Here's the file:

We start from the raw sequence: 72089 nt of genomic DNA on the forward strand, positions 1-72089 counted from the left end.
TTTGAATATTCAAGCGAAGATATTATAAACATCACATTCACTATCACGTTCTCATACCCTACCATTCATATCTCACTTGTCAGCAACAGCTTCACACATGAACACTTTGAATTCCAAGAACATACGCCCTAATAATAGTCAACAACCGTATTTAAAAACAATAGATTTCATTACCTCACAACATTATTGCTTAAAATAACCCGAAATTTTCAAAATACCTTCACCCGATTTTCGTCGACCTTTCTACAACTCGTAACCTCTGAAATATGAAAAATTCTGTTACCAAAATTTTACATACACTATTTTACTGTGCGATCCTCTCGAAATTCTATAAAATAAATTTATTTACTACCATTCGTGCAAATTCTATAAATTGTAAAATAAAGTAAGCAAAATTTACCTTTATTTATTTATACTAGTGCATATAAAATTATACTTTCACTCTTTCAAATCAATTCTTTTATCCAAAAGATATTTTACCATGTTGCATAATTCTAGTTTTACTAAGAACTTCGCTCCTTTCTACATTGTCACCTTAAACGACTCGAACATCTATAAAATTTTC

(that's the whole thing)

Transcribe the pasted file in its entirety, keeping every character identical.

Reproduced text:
We start from the raw sequence: 72089 nt of genomic DNA on the forward strand, positions 1-72089 counted from the left end.
TTTGAATATTCAAGCGAAGATATTATAAACATCACATTCACTATCACGTTCTCATACCCTACCATTCATATCTCACTTGTCAGCAACAGCTTCACACATGAACACTTTGAATTCCAAGAACATACGCCCTAATAATAGTCAACAACCGTATTTAAAAACAATAGATTTCATTACCTCACAACATTATTGCTTAAAATAACCCGAAATTTTCAAAATACCTTCACCCGATTTTCGTCGACCTTTCTACAACTCGTAACCTCTGAAATATGAAAAATTCTGTTACCAAAATTTTACATACACTATTTTACTGTGCGATCCTCTCGAAATTCTATAAAATAAATTTATTTACTACCATTCGTGCAAATTCTATAAATTGTAAAATAAAGTAAGCAAAATTTACCTTTATTTATTTATACTAGTGCATATAAAATTATACTTTCACTCTTTCAAATCAATTCTTTTATCCAAAAGATATTTTACCATGTTGCATAATTCTAGTTTTACTAAGAACTTCGCTCCTTTCTACATTGTCACCTTAAACGACTCGAACATCTATAAAATTTTC